When we are afraid of failure or lack confidence, we are cautious to participate. When we feel someone may have stolen from us, keeping an item we care about away from us, we can be aggressive to have our personal property returned. When we feel that we have a responsibility to complete a task and someone is keeping us from that, such as caring for a child, we are passionate to overcome the obstacles and fulfill our duties. These desires and characteristics do not cease with the onset of Alzheimer’s disease.
In the early stages, there is a realization that something is wrong. However, with reasoning and memory impaired there is often a degree of paranoia and anger within the individual as they try to process what is happening to them. As the disease progresses, they reach what I call the “point of grace” wherein they are no longer aware that they have the disease and the paranoia related behaviors are often replaced with an increased focus on the past and a drive to fulfill past responsibilities. This can cause many manifestations such as wandering while seeking “home,” plundering while searching for some perceived lost belonging, anxiety due to feelings of failure, and other emotional responses to an environment that is confusing and bewildering.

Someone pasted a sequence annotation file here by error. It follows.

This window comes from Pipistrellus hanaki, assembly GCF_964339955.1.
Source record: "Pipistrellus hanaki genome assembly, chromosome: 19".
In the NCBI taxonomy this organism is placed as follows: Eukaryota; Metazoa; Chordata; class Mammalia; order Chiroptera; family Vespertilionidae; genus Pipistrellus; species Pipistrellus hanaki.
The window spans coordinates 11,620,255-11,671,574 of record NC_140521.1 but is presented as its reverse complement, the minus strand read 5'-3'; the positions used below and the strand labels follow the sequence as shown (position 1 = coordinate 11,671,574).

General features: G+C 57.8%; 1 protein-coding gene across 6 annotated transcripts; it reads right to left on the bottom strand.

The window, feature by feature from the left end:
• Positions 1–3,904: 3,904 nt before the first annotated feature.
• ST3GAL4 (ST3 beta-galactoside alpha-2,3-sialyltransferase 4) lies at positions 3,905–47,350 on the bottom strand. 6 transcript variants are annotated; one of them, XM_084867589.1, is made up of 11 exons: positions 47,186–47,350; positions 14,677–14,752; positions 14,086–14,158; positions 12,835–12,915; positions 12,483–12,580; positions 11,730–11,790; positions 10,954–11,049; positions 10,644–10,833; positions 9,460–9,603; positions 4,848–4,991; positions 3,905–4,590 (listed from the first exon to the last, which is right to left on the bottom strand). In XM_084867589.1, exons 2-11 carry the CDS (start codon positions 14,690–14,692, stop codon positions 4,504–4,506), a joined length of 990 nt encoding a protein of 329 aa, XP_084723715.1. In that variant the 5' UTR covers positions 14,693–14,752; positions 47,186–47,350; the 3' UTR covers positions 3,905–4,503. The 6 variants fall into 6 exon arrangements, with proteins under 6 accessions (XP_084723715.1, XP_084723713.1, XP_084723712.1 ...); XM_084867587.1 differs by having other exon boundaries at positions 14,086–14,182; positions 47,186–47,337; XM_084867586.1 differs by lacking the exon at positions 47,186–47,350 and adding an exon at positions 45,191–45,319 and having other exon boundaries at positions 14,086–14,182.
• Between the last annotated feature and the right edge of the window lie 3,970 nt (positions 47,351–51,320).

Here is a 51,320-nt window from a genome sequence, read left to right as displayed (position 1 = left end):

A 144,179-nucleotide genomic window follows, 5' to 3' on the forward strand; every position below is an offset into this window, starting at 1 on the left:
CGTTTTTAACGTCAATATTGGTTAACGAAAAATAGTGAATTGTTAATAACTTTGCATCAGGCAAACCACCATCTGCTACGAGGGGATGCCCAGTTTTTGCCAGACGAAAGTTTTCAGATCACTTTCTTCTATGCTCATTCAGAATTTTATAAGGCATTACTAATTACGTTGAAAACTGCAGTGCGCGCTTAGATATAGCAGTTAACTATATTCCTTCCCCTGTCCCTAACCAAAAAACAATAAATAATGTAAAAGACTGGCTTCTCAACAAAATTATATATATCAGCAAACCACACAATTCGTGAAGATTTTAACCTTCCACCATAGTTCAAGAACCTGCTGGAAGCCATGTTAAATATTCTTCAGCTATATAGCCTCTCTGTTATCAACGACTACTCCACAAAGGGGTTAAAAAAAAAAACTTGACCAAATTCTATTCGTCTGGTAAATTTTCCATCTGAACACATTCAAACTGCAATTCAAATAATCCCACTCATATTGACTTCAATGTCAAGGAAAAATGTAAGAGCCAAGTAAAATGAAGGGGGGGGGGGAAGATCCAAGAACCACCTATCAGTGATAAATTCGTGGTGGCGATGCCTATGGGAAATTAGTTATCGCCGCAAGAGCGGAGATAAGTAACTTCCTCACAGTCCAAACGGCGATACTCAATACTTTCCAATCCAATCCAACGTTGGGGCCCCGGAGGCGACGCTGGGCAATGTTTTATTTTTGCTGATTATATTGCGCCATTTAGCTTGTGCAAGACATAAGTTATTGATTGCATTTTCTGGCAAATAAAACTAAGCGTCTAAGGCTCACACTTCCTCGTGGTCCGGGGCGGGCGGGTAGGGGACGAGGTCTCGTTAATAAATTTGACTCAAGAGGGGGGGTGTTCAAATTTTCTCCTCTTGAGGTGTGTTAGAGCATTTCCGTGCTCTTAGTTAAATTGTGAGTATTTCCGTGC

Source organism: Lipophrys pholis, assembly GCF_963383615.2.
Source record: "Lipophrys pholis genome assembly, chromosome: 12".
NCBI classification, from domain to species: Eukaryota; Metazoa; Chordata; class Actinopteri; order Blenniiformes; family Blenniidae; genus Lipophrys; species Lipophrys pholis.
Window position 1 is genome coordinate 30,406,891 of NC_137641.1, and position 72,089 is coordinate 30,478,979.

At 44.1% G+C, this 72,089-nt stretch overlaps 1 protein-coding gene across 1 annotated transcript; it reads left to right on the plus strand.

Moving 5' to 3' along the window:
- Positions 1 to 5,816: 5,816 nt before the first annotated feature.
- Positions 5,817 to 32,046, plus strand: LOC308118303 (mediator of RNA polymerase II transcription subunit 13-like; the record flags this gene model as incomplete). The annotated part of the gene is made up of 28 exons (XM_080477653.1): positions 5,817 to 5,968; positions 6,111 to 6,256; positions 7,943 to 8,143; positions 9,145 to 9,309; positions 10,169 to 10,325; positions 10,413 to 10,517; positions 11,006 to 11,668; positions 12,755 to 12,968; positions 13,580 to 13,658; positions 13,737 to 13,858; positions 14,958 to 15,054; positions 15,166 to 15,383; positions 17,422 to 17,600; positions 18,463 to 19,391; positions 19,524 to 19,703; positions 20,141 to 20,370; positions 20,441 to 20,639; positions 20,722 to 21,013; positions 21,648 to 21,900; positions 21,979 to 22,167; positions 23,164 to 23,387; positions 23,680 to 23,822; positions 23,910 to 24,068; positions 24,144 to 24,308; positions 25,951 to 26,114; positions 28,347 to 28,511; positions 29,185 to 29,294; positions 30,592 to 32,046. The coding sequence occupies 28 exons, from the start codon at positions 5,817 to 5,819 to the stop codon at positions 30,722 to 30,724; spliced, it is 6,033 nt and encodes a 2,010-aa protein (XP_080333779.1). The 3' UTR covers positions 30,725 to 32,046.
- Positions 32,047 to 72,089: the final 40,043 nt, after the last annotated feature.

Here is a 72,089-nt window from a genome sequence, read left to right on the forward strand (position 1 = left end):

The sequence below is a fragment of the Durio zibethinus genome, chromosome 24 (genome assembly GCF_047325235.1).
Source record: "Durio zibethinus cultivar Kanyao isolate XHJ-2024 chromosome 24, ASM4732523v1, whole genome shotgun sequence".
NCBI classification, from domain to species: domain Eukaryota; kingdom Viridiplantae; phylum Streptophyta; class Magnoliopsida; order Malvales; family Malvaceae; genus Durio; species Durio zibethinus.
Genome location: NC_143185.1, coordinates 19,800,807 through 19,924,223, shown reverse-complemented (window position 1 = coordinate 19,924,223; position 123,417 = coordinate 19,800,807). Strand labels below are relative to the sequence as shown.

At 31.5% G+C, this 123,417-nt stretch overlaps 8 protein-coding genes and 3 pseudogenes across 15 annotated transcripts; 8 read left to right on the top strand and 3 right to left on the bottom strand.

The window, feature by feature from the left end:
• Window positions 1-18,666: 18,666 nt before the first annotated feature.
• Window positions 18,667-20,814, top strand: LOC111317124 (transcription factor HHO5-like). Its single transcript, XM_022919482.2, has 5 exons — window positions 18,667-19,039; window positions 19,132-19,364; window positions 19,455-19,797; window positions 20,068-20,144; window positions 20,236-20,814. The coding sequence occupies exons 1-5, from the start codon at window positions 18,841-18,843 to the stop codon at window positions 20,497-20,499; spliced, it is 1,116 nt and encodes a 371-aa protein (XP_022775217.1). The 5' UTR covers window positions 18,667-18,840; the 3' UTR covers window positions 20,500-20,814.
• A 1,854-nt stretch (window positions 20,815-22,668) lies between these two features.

These manifestations are a response created by an impaired cognitive status that distorts one’s perception of the environment. It is good to be aware of the potential behaviors and know how and when to intervene to prevent escalation and the possibility of a more volatile situation. Caregivers are cautioned to remember that these behaviors are symptoms of the disease and not a conscious effort to be disruptive.
The behaviors can be challenging to deal with, particularly when the behaviors are directed toward the caregiver. These behaviors are most common in the early to middle stages of the disease and can sometimes escalate to episodes of violence. Knowing how to recognize the onset of abnormal behavior and how to provide therapeutic interventions for specific behaviors can help decrease the severity of the situation. The majority of successful interventions revolve around three basic principles:
1. “Meet Me Where I Am”